'But sir, you are an offender !'
Narrative coercion as method of behavior modification
Dr Frans E. J. Gieles, 2006, The Netherlands
This is a short explorative study concerning the methodology of sex offender
treatment (SOT), frequently used today as routine in the Netherlands and abroad.
The basis is
|a short exploration of the literature and |
|the experiences of fifteen clients from several countries. |
A short exploration of the literature is not much, but I read in the
literature of 2006 nearly the same as in the literature of 1996. There seem to
be only a few changes and developments, only in detail within the chosen model,
but the model itself is the same. My impression is: Much of the same.
Fifteen clients are not much, but data are extremely scarce and very
difficult to get. This is because the clients are not allowed to talk about
their own treatment. If they do, they break their contract, thus
they hinder their treatment, thus they break
the conditions of the court, and thus they can be
sent back to prison. In several countries, this can be for
many years in awful and dangerous circumstances. Nevertheless, fifteen
narratives reached me.
The methodology is
described with ‘the seven elements of human acting,’ developed in my
See the scheme here below.
The first column,
Gives the seven elements of - every - human action. To act is more than
performing a deed.
(1) Action starts with
interpreting the situation, and we see that different people may have quite
(2) The actor's goals will determine the action taken.
(3) The actor has to make a choice out of several possible ways of acting, and
then act on his choice.
(4) Then, the actor will look at the outcome, and also has to interpret this.
(5) There remains a feeling afterwards that evaluates the deeds and the outcome
in practical, emotional and ethical aspects.
(6) By acting, the actor discovers knowledge or comes to questions.
(7) Finally, the actor looks ahead to future actions, and tries to improve his
way of acting.
The last row, Summary,
gives a succinct description of the act as analyzed above.
The second column,
Analyses the therapists' way of acting, as it is described in the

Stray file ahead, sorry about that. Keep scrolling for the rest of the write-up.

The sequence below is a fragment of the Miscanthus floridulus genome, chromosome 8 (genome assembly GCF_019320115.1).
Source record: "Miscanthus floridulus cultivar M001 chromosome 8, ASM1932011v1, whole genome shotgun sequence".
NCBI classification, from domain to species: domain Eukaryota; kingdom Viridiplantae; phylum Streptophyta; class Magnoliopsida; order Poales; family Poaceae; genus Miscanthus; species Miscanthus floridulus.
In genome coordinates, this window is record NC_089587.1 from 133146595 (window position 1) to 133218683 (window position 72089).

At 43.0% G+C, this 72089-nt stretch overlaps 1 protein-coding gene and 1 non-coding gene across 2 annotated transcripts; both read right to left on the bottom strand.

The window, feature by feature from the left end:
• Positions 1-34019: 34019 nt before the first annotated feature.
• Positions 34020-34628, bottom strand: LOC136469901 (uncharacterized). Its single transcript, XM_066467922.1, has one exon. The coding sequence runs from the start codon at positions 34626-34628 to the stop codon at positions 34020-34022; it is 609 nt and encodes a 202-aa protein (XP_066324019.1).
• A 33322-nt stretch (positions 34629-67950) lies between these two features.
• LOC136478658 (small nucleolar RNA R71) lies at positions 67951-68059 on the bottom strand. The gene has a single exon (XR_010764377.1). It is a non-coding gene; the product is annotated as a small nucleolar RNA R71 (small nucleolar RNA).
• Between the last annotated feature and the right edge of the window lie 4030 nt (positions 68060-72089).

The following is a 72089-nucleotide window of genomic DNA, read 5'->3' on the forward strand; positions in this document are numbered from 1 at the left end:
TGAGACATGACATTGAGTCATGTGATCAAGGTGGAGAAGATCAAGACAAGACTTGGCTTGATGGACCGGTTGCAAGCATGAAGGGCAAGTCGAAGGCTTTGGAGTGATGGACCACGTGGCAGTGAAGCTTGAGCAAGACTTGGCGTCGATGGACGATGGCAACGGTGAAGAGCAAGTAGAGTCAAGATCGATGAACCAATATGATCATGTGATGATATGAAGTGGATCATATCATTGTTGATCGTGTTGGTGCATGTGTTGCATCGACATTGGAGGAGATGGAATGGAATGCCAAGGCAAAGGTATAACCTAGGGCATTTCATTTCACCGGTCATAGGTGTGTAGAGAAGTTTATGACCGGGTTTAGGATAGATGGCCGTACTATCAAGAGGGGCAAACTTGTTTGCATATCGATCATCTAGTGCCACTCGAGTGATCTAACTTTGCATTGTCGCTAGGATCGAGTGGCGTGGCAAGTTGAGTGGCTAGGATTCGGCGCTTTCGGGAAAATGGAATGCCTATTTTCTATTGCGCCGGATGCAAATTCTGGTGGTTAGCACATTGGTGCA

literature. Here we see what the therapists see, want, do, the outcome of their
acts, and so on. The summary is sharp and critical.
The third column,
Analyses the way the clients have experienced the acts of the therapist. The
source is here what the clients have told me.
The fourth column,
Gives my critique of the way the therapists acted, including their
interpretations, their goals, their methods, and so on.
'But sir, you are an
|As an offender.
As strange and different, as distorted and dangerous, as a manipulator.
As a behaving being.
|As a person with an inner, a personal biography,
able to act, as a whole and as an individual.
||Too reductionist. Two visions on the human, one for the
clients, another for the therapists.
|Prevention of recidivism, thus changing the offence
behavior; becoming responsible.
Supposedly: only to survive.
|Too limited, too much concentrated on behavior, not
(3) Ways of acting
|Narrative coercion and other forms of coercion and
Conditions beforehand, keeping distance, a group, an offence scenario,
an offence chain, sexual script, avoiding the funnel, lots of orders,
normalizing fantasies; sometimes medicines.
|Clients feel treated like toddlers and complain about
|Too much coercion, too concentrated on outward behavior;
no attention to the inner mind or psyche and the underlying problems.
|Recidivism? This is low.
Questionnaires, after-care group.
Stimuli? Triggers or disinhibitors? Contacts?
|Clients learn to pretend.
'No stroke changed'